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Wednesday, June 14, 2017 @ 9:39 AM

Electronic long motions pilot program to launch in Ontario Superior Court of Justice

Superior Court of Justice locations in Ontario’s Central East Region will be participating in a pilot program that will make electronic versions of long motions available to judges. ... [read more]

Wednesday, June 14, 2017 @ 9:32 AM

Mediators becoming first choice of self-represented spouses

Family disputes, and the court process, have changed in recent decades. The Ontario government review of the family court system, which review came out in 2017, by Justice Annemarie Bonkalo, found that more than 57 per cent of Ontario litigants in the family court system in 2014-15 were self-represented, according to government statistics. This is different than in previous decades. ... [read more]

Monday, June 12, 2017 @ 8:29 AM

Access to Justice: Judicial resolutions a call to action, but tough questions will follow | Thomas Cromwell

Sometimes symbolic gestures are meaningful. And sometimes they are even important. The recent resolutions by the leaders of the Canadian judiciary concerning access to justice are both. ... [read more]

Wednesday, June 07, 2017 @ 9:33 AM

Valuation: When the quoted share price is not the value

Valuation of investments in publicly traded companies are often required by lawyers working with clients involved in shareholder disputes, various tax issues, and matrimonial property division purposes. It is important to understand that the quoted share price is not always the value. There are two common situations giving rise to discounts from the quoted price. ... [read more]

Wednesday, June 07, 2017 @ 9:28 AM

Convention on the Rights of the Child: Are we meeting our obligations? | John-Paul Boyd

Canada ratified the United Nations Convention on the Rights of the Child, a landmark treaty obliging states parties to affirm and observe the fundamental human rights possessed by all children, on Dec. 13, 1991. Among the convention’s 45 substantive clauses is article 12, which requires that children “be provided the opportunity to be heard in any judicial and administrative proceedings affecting the child.” ... [read more]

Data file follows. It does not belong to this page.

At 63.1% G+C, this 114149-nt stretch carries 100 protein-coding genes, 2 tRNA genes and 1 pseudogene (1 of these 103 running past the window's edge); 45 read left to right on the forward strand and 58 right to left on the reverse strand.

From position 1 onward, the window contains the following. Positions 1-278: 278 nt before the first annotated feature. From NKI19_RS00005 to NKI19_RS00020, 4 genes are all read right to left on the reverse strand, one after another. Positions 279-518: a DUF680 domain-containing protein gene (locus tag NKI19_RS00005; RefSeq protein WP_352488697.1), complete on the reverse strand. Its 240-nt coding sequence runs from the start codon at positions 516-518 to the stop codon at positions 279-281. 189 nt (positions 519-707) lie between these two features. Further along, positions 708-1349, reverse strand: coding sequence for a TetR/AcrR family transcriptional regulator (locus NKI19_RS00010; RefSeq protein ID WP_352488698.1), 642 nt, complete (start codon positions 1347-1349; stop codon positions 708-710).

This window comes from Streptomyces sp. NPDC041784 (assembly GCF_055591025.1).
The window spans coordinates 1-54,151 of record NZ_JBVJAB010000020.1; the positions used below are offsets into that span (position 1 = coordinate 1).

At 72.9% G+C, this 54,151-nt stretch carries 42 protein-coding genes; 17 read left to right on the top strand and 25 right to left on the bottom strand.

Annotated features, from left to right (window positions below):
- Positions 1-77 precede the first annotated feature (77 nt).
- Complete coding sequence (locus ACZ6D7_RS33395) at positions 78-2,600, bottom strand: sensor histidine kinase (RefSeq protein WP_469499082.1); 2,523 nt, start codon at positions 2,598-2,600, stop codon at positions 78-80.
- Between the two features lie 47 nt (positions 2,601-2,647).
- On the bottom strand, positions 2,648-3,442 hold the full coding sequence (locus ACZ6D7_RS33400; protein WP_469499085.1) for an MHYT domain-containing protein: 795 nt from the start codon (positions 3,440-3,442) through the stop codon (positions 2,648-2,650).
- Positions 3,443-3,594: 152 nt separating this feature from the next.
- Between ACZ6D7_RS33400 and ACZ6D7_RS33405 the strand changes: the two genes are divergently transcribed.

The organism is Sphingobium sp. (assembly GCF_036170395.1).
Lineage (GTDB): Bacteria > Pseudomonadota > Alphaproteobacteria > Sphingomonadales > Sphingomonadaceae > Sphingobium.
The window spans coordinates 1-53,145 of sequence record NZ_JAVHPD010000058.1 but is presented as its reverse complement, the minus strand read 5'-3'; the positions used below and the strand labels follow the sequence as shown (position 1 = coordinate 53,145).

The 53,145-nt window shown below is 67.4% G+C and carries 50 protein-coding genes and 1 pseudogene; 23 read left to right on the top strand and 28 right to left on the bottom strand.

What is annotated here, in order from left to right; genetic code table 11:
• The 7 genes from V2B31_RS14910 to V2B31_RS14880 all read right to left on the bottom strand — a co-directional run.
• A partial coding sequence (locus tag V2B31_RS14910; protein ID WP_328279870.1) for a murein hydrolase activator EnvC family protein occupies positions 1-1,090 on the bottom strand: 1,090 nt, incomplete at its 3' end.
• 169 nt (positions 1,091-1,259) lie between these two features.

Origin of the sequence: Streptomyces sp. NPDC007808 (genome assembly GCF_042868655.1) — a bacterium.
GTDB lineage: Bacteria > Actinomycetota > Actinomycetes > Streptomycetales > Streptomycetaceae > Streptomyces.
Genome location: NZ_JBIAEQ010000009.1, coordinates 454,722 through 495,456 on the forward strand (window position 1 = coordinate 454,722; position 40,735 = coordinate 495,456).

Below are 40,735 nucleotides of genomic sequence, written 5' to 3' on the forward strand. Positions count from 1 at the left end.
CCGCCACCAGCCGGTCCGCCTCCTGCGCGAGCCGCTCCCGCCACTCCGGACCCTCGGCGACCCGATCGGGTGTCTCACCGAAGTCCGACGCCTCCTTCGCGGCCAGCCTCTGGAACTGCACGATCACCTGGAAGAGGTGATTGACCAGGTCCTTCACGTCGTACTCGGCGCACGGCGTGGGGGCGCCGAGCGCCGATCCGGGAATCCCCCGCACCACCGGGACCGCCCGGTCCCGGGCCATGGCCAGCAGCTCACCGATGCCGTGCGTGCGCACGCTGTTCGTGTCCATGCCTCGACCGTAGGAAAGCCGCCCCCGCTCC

Tuesday, June 06, 2017 @ 8:36 AM

DEPENDANTS' RELIEF LEGISLATION - Legal and moral obligations of deceased

Appeal by the deceased’s former wife, Anastasia, from the dismissal of her appeal from a decision that the proceeds of an insurance policy were included in the deceased’s estate and available to satisfy dependants’ claims. Anastasia married the deceased, Stephen, in 2003. They had two children. During the marriage, Stephen took out a life insurance policy and listed Anastasia as the beneficiary. After Stephen and Anastasia separated, a consent order was made which provided that Stephen was to pay interim child and spousal support and maintain Anastasia as the irrevocable beneficiary on any life insurance policy. Following separation, Stephen began another relationship. A child was born of that relationship three months after Stephen’s death. Prior to his death, he executed a will and an insurance title form. In each document, the beneficiary designation provided for 10 per cent to Anastasia, 17 per cent to his son, 19.4 per cent to his daughter and 53.6 per cent to his new girlfriend. When Anastasia learned of the change in designation, she successfully brought a motion to restore her designation under the policy. Following Stephen’s death, his new partner applied under the Succession Law Reform Act (SLRA) for dependant’s relief. Included in her application was a request for a declaration that s. 72 of the SLRA applied to the insurance proceeds such that they formed part of the estate. The trial judge concluded that Stephen "owned" the policy, that Anastasia did not have "creditor rights" within the meaning of the SLRA and that the consent underlying the order did not entitle her to an amount equal to the death benefit under the law of contract. The Divisional court dismissed Anastasia’s appeal, concluding that the trial judge correctly determined that Stephen owned the policy and that Anastasia’s irrevocable beneficiary designation did not give her creditor rights because she had not established a security interest in the policy. ... [read more]